Microsoft Office Tutorials and References
In Depth Information
Table Design Principles
Use effective number formatting
Every piece of information in your table should have a reason for being there. To clarify, tables often
inundate the audience with superfluous ink that doesn’t add value to the information. For example,
you’ll often see tables that show a number like $145.57 when a simple 145 would be relay the data
just fine. Why include the extra decimal places that serve only to add to the mass of numbers that
your audience will need to plow through?
Here are some guidelines to keep in mind when applying formats to the numbers in your table.
➤ Only use decimal places if that level of precision is required.
➤ In percentages, use only the minimum number of decimals required to represent the data
➤ Instead of using currency symbols (like $ or £), let your labels clarify that you’re referring to
monetary values.
➤ Format very large numbers to thousands or millions place.
➤ Right-align numbers so that they’re easier to read and compare.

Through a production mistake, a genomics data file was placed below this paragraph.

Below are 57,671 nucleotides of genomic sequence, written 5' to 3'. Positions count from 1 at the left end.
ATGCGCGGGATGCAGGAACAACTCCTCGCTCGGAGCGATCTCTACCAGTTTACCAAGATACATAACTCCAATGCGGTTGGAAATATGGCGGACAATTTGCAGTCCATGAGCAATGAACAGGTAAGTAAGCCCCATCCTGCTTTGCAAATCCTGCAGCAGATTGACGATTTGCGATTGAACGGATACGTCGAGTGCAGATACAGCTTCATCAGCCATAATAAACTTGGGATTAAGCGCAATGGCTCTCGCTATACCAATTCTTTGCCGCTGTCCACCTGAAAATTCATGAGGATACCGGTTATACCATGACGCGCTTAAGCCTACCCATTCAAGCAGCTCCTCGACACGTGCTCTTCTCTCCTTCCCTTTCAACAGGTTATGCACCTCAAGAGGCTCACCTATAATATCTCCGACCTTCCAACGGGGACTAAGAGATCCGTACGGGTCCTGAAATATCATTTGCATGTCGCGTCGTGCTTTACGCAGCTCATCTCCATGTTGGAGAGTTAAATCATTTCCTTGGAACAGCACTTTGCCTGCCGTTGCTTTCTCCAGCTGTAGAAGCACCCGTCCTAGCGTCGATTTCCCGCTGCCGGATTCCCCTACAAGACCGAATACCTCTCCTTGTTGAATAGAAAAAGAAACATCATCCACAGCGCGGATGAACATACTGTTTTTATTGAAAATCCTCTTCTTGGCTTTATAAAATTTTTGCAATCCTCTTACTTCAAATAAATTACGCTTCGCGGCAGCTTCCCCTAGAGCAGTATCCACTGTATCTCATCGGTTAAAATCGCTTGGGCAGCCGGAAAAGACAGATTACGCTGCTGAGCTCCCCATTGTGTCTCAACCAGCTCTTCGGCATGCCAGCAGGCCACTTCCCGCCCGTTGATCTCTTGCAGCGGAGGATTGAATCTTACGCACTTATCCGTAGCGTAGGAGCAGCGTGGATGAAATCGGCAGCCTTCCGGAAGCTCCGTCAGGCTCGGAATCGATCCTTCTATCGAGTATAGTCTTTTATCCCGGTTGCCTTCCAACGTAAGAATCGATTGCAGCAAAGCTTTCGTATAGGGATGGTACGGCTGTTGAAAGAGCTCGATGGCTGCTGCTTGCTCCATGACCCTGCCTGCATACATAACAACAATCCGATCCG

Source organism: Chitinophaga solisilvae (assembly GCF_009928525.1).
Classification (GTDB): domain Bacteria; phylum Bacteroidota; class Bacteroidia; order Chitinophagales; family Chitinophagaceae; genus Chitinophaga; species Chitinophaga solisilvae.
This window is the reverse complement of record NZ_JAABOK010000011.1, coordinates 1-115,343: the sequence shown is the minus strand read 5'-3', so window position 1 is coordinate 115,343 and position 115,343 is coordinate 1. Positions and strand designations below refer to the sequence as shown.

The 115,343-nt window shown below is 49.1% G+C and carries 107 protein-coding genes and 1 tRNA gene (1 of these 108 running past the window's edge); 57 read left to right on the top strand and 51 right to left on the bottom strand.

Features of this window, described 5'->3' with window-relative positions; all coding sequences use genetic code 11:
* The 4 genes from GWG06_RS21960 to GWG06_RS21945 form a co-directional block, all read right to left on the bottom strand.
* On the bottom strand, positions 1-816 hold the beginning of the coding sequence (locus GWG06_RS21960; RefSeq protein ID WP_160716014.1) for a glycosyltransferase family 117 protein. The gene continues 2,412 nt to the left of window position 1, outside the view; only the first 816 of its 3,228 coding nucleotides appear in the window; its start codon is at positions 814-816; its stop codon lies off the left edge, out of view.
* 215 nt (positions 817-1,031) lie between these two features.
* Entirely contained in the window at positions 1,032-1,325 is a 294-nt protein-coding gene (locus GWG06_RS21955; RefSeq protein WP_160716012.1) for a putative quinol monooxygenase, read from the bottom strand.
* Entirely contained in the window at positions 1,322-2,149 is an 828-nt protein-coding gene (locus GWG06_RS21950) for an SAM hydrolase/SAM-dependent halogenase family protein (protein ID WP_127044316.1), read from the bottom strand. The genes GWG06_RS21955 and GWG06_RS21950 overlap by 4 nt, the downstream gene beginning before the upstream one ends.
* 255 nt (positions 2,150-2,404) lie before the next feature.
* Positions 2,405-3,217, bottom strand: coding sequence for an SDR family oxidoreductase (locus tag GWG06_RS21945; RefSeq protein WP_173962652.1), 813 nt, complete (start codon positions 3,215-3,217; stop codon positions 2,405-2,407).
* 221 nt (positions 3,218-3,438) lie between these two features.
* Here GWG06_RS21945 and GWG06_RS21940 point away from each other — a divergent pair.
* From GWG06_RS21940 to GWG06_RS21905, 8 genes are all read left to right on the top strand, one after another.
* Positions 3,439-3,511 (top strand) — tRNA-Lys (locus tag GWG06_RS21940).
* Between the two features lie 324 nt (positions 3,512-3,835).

Figure 2-7 shows the table with appropriate number formatting applied. Note the following:
➤ The large revenue and margin dollar amounts are converted to thousands place.
➤ The labels above the numbers now clearly indicate that the numbers are represented in
thousands place.
➤ The percentages are truncated to show no decimal places.
➤ The key metric, the Margin % column, is emphasized by color coding.
Figure 2-7: Use number formatting to eliminate clutter in your table and draw attention to key metrics.
Amazingly, all of these improvements were made with simple number formatting. That’s right; no
formulas were used to convert large numbers to thousands place, no conditional formatting was
used to color code the Margin % field, no other peripheral tricks of any kind were used.
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